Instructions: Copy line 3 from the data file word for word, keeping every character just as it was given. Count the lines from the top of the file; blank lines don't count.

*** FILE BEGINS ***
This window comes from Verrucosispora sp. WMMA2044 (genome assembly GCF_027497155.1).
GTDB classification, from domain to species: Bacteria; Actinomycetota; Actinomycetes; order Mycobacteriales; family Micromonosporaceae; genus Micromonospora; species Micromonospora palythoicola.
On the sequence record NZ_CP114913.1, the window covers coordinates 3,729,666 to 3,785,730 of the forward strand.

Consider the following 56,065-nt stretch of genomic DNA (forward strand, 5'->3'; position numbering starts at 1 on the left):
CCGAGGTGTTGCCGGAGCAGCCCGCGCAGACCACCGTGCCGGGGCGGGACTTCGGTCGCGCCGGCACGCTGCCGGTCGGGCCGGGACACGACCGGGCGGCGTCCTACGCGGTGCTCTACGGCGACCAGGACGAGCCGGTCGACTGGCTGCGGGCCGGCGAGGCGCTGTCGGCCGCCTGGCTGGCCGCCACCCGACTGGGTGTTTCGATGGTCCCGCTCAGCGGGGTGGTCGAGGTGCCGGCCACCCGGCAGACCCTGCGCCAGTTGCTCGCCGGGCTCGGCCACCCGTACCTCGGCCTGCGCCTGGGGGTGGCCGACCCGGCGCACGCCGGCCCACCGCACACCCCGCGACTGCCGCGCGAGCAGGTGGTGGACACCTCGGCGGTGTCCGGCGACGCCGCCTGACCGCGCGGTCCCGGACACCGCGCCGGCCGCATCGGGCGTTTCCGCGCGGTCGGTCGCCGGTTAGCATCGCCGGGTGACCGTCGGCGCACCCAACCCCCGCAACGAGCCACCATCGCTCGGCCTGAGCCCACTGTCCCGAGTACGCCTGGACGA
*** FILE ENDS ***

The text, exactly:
On the sequence record NZ_CP114913.1, the window covers coordinates 3,729,666 to 3,785,730 of the forward strand.